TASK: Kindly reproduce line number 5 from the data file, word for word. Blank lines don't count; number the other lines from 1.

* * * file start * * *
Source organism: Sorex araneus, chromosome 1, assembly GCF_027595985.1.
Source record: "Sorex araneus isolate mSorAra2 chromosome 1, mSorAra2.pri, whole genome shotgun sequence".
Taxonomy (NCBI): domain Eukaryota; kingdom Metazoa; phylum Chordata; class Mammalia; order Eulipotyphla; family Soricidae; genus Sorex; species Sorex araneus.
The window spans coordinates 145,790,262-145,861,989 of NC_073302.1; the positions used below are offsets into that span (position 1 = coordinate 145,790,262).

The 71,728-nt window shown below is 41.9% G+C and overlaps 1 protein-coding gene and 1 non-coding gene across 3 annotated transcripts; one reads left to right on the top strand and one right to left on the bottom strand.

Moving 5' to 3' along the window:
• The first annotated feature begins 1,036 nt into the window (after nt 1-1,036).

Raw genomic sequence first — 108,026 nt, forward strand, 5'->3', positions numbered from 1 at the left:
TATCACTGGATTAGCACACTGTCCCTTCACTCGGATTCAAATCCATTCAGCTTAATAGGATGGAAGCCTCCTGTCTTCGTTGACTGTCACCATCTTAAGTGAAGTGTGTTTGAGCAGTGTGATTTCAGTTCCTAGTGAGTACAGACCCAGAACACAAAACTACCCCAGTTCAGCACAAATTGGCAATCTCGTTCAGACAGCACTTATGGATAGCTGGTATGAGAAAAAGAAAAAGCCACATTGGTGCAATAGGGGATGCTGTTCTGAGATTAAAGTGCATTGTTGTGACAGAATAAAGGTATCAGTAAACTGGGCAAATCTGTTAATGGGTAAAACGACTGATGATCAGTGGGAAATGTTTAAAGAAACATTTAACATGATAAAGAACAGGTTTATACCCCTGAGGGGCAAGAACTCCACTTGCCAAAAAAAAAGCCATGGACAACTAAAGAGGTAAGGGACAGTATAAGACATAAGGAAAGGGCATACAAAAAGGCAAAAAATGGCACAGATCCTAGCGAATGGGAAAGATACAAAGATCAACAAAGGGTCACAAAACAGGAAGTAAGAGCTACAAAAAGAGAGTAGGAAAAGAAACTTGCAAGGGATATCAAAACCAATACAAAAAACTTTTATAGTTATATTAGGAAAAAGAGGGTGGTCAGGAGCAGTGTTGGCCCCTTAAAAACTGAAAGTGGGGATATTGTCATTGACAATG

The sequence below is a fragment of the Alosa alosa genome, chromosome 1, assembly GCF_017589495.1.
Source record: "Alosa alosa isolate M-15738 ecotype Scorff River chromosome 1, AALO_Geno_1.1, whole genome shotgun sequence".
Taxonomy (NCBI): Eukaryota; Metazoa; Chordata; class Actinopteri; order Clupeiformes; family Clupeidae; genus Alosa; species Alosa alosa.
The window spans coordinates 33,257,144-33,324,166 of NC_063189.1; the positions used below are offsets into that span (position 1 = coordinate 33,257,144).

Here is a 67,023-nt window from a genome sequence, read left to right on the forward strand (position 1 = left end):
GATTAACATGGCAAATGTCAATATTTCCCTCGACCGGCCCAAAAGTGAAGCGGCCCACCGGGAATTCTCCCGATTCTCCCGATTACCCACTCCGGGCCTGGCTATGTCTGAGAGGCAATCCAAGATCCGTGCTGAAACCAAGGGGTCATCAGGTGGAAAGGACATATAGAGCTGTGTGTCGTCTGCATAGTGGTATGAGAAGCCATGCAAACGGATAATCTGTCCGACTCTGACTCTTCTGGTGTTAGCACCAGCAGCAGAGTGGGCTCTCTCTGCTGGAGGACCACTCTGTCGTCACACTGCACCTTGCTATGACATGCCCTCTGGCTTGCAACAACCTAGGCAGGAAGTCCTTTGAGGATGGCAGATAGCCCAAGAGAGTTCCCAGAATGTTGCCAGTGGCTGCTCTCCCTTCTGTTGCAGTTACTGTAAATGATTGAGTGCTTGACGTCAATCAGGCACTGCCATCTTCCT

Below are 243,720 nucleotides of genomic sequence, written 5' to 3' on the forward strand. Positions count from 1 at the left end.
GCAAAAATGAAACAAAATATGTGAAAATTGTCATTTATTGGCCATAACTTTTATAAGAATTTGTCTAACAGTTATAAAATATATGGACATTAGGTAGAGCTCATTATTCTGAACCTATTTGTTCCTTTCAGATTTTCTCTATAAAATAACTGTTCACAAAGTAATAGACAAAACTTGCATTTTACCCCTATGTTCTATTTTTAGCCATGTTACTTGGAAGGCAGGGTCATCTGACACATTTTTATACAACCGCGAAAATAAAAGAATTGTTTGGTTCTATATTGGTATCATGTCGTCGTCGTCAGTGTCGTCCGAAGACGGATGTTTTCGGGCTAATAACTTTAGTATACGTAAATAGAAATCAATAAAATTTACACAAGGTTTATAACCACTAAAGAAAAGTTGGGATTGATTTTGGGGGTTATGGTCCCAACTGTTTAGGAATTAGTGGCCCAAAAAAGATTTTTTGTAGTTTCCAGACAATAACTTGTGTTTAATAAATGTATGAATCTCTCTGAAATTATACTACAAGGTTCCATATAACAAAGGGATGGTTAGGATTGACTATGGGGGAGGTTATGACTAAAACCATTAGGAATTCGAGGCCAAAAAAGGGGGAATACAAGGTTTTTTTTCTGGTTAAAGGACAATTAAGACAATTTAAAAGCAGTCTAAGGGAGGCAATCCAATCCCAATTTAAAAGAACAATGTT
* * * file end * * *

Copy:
The 71,728-nt window shown below is 41.9% G+C and overlaps 1 protein-coding gene and 1 non-coding gene across 3 annotated transcripts; one reads left to right on the top strand and one right to left on the bottom strand.